La Solitaire Afflelou Le Figaro, the undisputed star event of the Figaro Bénéteau circuit, starts today with an incredible line up of some of world's leading single-handed sailors. The first of four races that make up the month long event will start off Caen and head for Crosshaven in Ireland for the first race.
The 415 mile leg comprises a Channel crossing followed by the course along the south coast of Britain and a further crossing, that of the Celtic Sea to the Bay of Cork. The forecast shows light wind conditions, which together with the strong currents means we could see some early gaps build and then just as quickly disappear.
Among the favourites for the 2007 edition of the race we find three previous winners, all Frenchmen: Nicolas TROUSSEL (Financo) in 2006, Michel DESJOYEAUX (Foncia) in 1998 and 1992, and Eric DROUGLAZET (Luisina) in 2001. The top three ranked last year will return having won the majority of the Figaro Bénéteau Class II sailing events since last year: TROUSSEL, Thierry CHABAGNY (FRA) sailing Brossard, and Gerald VENIARD (FRA) on Scutum and will be hustling for the top positions. Some of the regular winning Figaro sailors have moved on to prepare Open 60 campaigns such as the French quartet of Kito DE PAVANT (Groupe Bel), Jeremy BEYOU (Delta Dore), Armel LE CLÉAC'H (Brit Air) and Charles CAUDRELIER (Bostik), to mention just a few, leaving room for a new wave of young and competitive sailors.
Among the newcomers or rookies, we find three contenders from Great Britain and Ireland: James BIRD sailing on GFI Group has been preparing for his Solitaire debut since December and is joined by fellow Brit Nigel KING (Nigel King Yachting), who finished as the first rookie in the Afflelou Prologue race held on Sunday, and finally Paul O'RIAIN (sailing on City Jet) from Dublin in Ireland.
Some of the regular contenders have been performing increasingly well. Both France's Jeanne GREGOIRE (Banque Populaire) and Britain's Liz WARDLEY (Sojasun) return with well-prepared boats and good performances over the year. Frenchman Frederic DUTHIL (Distinxion) won the opening Prologue Afflelou race on Sunday and is aiming for a top ten slot in this year's event. 'This is a competitive fleet and a very open leg that could see any one of twenty five of these sailors finish in a top ten spot,' added Race Director Jaques CARAËS.
Flat seas and good conditions are expected for the start. The first leg can be split into four parts: a 35 mile run that starts in the Bay of Seine to the first main mark, the Norfolk Beacon, just off the Marcouff islands, to be left to starboard. The sailors then follow the Cotentin coastline, leaving the Barfleur point behind to set off across the English Channel.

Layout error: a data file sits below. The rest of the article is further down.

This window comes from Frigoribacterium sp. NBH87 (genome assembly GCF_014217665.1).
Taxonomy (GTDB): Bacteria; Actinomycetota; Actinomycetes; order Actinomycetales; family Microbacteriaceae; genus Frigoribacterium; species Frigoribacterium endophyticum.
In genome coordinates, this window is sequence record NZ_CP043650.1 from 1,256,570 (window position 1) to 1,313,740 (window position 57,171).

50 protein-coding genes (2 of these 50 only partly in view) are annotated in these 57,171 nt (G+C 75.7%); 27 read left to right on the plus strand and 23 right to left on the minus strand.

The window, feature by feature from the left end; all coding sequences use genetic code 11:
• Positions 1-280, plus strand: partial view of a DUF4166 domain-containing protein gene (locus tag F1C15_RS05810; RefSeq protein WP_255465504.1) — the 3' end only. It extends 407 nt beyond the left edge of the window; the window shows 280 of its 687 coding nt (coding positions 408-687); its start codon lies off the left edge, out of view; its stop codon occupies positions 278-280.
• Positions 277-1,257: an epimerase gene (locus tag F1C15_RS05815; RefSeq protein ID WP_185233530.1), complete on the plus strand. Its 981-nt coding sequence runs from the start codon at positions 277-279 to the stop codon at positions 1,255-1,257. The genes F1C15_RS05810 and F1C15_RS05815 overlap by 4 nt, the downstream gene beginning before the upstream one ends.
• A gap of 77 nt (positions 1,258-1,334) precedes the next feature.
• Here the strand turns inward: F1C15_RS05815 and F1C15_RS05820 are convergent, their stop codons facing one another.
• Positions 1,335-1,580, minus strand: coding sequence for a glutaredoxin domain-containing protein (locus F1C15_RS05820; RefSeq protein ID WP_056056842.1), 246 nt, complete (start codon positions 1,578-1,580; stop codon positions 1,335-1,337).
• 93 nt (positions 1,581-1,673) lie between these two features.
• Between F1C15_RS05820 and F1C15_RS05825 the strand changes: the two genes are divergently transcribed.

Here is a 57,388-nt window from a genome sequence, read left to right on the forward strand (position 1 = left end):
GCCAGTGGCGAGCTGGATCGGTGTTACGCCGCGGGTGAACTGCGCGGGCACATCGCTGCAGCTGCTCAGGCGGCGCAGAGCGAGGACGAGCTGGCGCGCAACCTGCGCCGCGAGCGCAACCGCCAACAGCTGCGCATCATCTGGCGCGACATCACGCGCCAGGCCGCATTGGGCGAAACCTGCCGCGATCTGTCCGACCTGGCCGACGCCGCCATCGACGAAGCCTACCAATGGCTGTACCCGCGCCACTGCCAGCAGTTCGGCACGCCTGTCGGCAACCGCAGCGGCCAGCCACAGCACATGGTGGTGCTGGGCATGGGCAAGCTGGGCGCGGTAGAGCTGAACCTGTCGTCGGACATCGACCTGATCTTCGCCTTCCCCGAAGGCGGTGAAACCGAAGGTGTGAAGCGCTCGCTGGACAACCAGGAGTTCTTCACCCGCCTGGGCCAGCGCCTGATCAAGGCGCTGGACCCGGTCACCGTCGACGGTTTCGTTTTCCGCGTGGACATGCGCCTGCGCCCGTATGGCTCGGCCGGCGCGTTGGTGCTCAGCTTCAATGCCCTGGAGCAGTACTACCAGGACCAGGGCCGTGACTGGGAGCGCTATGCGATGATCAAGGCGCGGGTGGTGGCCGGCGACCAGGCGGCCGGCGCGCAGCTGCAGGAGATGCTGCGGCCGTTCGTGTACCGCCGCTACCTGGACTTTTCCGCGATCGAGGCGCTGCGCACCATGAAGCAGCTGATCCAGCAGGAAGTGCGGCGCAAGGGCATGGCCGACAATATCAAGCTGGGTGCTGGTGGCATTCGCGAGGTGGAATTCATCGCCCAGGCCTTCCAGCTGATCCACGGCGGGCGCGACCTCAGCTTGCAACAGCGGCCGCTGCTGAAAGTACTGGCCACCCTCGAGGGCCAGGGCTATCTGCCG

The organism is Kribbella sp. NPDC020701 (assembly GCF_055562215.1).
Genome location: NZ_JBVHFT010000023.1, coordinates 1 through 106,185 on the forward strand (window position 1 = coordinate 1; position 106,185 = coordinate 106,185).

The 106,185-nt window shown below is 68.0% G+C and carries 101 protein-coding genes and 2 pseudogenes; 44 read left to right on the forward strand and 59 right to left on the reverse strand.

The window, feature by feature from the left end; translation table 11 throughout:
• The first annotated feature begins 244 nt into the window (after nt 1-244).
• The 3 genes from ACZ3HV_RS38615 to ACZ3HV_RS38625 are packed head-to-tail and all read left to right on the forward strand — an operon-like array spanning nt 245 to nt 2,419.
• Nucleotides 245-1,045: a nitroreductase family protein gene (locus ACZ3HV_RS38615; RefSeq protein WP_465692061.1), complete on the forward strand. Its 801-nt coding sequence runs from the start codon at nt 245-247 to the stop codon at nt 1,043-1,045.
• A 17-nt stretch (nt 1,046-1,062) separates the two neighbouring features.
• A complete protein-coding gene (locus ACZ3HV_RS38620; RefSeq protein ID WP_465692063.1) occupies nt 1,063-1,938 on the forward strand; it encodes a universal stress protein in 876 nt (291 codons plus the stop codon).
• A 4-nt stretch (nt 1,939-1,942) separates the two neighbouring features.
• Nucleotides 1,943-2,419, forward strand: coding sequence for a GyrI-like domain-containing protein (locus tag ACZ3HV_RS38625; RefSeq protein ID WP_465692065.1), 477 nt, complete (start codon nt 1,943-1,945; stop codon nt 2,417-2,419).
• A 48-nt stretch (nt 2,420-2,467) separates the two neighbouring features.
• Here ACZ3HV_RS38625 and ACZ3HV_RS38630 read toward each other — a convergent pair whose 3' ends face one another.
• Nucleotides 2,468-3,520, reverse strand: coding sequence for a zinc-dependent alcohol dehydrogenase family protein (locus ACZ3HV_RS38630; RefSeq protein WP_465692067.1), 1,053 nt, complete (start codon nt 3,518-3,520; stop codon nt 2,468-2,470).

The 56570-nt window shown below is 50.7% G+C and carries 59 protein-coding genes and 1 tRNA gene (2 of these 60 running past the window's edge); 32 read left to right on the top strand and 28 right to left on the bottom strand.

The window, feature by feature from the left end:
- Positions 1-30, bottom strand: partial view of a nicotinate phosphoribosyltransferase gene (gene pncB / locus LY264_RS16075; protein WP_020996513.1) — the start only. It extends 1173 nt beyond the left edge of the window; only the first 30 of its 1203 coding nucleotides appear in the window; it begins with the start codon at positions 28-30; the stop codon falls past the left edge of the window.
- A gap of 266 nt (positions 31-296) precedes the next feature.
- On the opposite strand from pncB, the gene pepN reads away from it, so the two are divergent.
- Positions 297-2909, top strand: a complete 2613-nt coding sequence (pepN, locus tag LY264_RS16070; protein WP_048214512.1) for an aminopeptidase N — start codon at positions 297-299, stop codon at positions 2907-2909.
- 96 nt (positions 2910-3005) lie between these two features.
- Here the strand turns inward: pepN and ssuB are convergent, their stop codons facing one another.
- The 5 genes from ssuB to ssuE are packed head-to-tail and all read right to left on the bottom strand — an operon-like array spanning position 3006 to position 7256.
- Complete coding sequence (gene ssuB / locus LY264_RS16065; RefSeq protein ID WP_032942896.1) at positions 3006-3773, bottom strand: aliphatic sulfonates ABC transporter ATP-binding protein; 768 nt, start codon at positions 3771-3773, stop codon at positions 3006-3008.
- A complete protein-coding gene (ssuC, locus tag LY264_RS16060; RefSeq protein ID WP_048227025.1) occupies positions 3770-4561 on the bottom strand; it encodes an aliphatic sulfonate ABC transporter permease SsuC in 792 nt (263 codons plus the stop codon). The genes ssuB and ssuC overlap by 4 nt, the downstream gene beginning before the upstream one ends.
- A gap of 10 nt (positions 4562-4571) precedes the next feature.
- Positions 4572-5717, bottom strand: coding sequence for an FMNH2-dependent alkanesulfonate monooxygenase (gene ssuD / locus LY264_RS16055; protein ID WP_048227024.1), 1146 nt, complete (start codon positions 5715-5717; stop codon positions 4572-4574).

The second part of this first leg involves a 70-mile crossing of the English Channel, running perpendicular to the cargo ship lanes in order to reach the Fairway mark to the west of the Isle of Wight, the famous landing buoy on the Needles channel, which must be left to starboard.
The next part, sailing along the English coast, will be technical due to the varied coastline along the south coast, particularly with the large open bays and the very strong currents. The competitors leave the shallows of Portland Bill to rejoin Star Point, and then briefly enter into the bay of Plymouth leaving the imposing Eddystone lighthouse to port and head for the southernmost point of England, Cape Lizard. There is another delicate passage to be negotiated where the turning tides can build significant gaps between the sailors. Then there remains a further 20 miles to sail before reaching Lands End and Longship lighthouse.
The final part of the leg involves some 140 miles across the Celtic sea to reach the port of Crosshaven in Ireland. This is likely to be a very technical leg requiring some quick reactions to gain as much as possible out of both the wind conditions and the currents.
The weather forecast for the start predicts some 5 to 10 knots of northeasterly breeze to see the fleet up the Contentin coastline and this could increase slightly with the thermal breeze effects leading up to Barfleur point. The wind should be on the beam for the Channel crossing, so reaching conditions for the crossing as the wind is then due to gradually drop on the approach to the Fairway mark just West of the Isle of Wight. The fleet is due to round this mark at some point during the day on Wednesday and once rounded the wind should veer to the east (3 to 6 knots). Together with the turning tide and strong coefficient, the light breeze will work against the fleet. The wind is forecast then to veer round to the northwest by north on Wednesday evening so the fleet can foresee heading upwind along the south coast of Britain. Once the fleet passes Cape Lizard the wind is due to be head on so it will be an uphill stint across the Celtic Sea.
'We will no doubt see the positions change quite a few times along the South Coast of England with the transition to the east, northeast wind rounding to the west, northwest. Those who have the best tactics and are most reactive to the conditions will make the most gains. This should be an elimination race; every time you miss a new weather situation you can loose places,' explains Sylvain MONDON from Météo France.
All that remains is for the 50 skippers to study the different weather forecasts and prepare their strategy.